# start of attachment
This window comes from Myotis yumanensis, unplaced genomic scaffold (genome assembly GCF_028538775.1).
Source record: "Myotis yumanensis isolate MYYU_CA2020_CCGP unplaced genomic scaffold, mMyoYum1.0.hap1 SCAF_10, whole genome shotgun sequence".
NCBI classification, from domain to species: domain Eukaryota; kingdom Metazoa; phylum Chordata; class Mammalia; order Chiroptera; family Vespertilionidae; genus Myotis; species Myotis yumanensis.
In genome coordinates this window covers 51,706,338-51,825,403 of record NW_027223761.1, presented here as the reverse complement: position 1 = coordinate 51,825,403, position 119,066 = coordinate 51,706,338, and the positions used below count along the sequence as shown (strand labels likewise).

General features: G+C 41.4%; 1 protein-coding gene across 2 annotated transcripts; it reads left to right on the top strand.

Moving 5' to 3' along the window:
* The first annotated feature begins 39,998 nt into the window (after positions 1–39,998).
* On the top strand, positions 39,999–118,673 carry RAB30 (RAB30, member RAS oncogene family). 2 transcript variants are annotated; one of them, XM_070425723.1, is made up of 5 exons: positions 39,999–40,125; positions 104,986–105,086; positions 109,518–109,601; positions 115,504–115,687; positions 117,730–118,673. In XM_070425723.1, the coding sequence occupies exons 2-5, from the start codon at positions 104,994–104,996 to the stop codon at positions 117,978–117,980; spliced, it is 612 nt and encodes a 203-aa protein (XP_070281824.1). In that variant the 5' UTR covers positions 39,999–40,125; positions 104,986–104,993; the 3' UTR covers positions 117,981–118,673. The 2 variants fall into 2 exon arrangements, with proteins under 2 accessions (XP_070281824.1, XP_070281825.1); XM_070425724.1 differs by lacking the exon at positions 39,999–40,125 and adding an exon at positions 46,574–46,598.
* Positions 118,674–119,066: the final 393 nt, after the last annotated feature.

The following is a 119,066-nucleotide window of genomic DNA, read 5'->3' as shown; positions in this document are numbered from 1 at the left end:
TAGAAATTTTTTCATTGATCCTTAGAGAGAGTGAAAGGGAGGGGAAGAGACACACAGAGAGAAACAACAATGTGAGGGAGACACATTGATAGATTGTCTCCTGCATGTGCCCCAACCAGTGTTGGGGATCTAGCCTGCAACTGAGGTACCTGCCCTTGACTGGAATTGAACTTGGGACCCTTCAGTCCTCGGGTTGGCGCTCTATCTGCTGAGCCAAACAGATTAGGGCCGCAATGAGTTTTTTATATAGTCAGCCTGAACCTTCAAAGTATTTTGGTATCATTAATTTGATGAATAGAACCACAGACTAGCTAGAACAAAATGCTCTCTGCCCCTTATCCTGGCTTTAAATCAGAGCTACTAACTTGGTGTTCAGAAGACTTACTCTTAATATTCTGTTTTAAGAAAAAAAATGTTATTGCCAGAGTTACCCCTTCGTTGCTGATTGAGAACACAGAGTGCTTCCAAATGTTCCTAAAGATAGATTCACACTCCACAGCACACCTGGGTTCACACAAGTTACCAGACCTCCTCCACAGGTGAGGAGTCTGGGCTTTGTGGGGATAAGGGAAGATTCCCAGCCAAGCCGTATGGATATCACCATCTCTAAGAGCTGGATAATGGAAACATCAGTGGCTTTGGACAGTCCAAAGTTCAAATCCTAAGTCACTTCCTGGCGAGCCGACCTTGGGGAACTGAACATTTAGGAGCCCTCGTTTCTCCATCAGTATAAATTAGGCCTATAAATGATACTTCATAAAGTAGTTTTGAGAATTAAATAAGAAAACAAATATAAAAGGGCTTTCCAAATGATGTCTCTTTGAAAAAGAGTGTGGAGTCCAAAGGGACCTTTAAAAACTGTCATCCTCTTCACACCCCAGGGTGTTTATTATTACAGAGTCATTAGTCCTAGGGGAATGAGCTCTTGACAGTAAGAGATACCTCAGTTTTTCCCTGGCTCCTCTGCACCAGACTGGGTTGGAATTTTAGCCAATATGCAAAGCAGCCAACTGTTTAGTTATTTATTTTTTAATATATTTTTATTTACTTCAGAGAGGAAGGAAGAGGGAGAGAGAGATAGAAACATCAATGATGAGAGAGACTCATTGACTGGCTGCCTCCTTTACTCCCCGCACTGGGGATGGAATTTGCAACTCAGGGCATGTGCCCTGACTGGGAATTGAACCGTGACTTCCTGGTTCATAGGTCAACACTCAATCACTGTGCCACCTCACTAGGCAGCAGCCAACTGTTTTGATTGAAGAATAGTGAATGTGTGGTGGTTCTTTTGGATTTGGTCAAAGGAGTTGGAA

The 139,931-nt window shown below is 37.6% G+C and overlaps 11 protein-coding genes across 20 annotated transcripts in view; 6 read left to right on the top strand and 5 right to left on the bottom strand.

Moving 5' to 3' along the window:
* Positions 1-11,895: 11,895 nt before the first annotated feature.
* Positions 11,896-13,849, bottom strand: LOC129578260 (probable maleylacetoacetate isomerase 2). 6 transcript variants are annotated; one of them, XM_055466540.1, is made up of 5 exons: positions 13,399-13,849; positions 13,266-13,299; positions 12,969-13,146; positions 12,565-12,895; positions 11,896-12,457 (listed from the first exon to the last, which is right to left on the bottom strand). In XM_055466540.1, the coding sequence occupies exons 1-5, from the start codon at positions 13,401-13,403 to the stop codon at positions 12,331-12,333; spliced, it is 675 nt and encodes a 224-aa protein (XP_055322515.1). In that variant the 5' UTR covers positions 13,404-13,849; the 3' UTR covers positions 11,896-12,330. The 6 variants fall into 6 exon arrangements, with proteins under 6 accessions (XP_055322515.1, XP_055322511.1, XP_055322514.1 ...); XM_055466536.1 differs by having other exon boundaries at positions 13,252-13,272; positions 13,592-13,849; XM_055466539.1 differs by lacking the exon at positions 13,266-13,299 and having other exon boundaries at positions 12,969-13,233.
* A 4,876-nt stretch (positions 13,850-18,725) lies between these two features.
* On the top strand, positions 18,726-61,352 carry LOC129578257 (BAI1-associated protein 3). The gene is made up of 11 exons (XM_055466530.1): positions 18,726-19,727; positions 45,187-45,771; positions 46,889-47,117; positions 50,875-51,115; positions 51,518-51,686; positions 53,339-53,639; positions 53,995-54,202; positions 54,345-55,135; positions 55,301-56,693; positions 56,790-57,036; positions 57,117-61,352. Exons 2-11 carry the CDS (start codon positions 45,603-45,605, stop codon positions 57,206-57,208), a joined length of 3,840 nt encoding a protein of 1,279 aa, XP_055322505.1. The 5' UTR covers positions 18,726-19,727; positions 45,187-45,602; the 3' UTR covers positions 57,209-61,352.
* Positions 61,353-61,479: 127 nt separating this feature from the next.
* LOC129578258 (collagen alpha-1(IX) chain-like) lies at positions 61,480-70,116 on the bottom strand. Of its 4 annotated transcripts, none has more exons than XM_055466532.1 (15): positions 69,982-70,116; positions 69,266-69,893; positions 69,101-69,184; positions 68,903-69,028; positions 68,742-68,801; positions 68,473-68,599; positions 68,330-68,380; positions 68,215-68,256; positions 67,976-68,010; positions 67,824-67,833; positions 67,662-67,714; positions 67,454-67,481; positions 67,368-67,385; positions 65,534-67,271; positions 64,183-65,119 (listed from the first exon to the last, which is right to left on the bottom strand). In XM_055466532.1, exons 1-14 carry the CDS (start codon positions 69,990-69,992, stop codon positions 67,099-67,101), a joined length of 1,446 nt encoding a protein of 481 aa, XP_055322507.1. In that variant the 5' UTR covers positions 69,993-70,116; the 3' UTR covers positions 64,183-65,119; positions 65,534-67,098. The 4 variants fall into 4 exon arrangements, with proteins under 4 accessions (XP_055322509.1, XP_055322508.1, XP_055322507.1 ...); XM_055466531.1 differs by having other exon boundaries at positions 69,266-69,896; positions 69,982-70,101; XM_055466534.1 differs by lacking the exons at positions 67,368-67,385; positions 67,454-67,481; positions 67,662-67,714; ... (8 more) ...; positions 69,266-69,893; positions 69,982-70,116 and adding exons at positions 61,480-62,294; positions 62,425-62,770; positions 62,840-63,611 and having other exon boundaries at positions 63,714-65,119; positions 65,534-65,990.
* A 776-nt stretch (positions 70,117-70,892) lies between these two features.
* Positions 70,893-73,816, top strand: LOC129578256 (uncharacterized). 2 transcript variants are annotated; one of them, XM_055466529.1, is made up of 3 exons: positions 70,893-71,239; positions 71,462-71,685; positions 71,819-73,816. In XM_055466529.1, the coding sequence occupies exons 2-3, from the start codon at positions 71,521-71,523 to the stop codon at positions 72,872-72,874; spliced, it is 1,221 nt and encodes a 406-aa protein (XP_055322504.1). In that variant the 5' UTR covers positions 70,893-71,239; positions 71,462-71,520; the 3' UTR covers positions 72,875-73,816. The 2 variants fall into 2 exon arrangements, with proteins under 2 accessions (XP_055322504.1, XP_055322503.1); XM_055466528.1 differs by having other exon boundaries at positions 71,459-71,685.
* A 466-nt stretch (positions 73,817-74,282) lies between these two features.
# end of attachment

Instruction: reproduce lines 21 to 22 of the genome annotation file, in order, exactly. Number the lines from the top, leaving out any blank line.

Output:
* Positions 70,893-73,816, top strand: LOC129578256 (uncharacterized). 2 transcript variants are annotated; one of them, XM_055466529.1, is made up of 3 exons: positions 70,893-71,239; positions 71,462-71,685; positions 71,819-73,816. In XM_055466529.1, the coding sequence occupies exons 2-3, from the start codon at positions 71,521-71,523 to the stop codon at positions 72,872-72,874; spliced, it is 1,221 nt and encodes a 406-aa protein (XP_055322504.1). In that variant the 5' UTR covers positions 70,893-71,239; positions 71,462-71,520; the 3' UTR covers positions 72,875-73,816. The 2 variants fall into 2 exon arrangements, with proteins under 2 accessions (XP_055322504.1, XP_055322503.1); XM_055466528.1 differs by having other exon boundaries at positions 71,459-71,685.
* A 466-nt stretch (positions 73,817-74,282) lies between these two features.